The Department of Health has improved the quality of its leadership over the past two years, a Cabinet Office review has found.
The review, published two years after a critical report in 2007, praises the DH’s improved leadership and staff morale.
“Good work” is under way to prepare the healthcare system for the tighter fiscal environment after 2011, and communications to NHS chief executives on this have been well received, the review says.
But it also highlights concerns that the pace of DH achievements is “too reliant on certain individuals and could be lost in the face of significant future challenges”.
Its mission statement - “better health and wellbeing, better care and better value” - is not consistently understood by staff and outside parties, who feel there is “no coherent view across the department’s range of strategies”, meaning they are “left to form one for themselves”.
The review calls on the DH to determine how it will respond to the tighter financial climate.
It says: “In a tighter fiscal environment, the department will face tough strategic choices around what future outcomes should be prioritised across its full remit.
“[The] DH should determine what it needs to make these strategic choices in line with its vision, on which it can advise ministers and inform the next comprehensive spending review.”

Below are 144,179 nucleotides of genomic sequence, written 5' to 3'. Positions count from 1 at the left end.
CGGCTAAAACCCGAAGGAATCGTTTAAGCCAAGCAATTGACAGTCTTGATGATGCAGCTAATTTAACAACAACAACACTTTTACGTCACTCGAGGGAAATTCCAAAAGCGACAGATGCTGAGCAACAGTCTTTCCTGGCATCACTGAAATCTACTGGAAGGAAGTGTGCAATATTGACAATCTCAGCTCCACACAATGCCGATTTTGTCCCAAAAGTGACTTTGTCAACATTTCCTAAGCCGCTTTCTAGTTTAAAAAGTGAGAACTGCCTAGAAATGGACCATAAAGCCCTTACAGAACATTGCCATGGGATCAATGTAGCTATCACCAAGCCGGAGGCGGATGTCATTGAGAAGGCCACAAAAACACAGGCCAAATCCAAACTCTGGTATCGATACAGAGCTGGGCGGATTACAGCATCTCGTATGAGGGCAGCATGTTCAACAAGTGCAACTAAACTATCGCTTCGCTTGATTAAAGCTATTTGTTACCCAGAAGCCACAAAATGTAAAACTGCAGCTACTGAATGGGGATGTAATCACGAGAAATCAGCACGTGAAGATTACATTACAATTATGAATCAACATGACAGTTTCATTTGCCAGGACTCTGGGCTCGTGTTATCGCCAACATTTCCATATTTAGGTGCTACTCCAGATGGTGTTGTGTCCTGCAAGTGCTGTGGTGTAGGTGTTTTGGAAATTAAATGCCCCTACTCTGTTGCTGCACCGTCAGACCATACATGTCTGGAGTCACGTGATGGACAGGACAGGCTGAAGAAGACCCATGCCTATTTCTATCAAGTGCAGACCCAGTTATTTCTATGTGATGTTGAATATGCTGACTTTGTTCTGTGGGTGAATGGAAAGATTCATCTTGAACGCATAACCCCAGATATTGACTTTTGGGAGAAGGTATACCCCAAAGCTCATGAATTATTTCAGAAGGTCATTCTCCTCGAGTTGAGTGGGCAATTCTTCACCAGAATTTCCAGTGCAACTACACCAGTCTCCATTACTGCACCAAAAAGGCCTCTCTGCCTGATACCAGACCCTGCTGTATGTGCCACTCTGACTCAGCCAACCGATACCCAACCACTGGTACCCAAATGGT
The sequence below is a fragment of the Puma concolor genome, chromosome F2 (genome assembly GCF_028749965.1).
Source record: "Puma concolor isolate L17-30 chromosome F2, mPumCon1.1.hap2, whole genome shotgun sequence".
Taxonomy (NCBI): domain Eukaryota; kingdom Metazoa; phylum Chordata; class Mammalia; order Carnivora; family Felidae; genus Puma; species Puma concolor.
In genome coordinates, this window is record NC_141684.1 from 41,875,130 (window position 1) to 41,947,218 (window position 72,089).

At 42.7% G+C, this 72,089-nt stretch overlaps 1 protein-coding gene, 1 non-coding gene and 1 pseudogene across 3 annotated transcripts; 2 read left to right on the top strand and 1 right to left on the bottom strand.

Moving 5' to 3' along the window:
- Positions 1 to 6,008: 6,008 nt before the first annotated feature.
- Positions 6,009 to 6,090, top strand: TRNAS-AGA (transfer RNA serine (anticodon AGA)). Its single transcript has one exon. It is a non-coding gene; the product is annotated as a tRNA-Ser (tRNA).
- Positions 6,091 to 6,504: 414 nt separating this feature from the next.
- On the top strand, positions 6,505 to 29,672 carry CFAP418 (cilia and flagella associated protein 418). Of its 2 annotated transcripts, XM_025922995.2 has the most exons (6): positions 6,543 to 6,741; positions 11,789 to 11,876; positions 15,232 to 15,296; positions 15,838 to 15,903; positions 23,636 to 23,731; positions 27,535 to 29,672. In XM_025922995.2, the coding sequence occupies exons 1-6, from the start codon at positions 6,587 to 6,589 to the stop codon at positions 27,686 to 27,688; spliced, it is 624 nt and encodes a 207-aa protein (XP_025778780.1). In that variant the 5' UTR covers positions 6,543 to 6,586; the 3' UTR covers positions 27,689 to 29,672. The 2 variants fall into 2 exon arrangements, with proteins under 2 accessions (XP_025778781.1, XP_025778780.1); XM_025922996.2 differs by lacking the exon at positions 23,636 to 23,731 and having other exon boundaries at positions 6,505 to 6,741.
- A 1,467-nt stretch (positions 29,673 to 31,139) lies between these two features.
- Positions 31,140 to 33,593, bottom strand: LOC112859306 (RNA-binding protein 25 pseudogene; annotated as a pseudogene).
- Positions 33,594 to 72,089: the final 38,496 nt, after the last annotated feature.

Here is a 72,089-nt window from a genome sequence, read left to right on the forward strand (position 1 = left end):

The DH is given the highest possible rating - strong - for the categories of “plan, resource and prioritise” and “manage performance”.
It is deemed well placed to build common purpose and take responsibility for leading delivery and change.
But six out of the 10 assessment areas are classed as needing further development. These included the ability to set direction, build capability, focus on outcomes, base choices on evidence, develop clear roles, responsibilities and delivery models and ignite pace, passion and drive.
DH permanent secretary Hugh Taylor said: “I am delighted to see that, as a result of the capability re-review, the DH is now placed among some of the best departments in Whitehall.
“The department has improved on delivery, leadership and strategic capability. It has firmer control over its own and NHS finances, it is delivering on targets; and public satisfaction with the NHS is at a record high of 74 per cent.
“We now need to sustain these improvements in the difficult financial climate ahead. To do this, we are putting in place a new development programme so that we can continue to improve as an organisation.”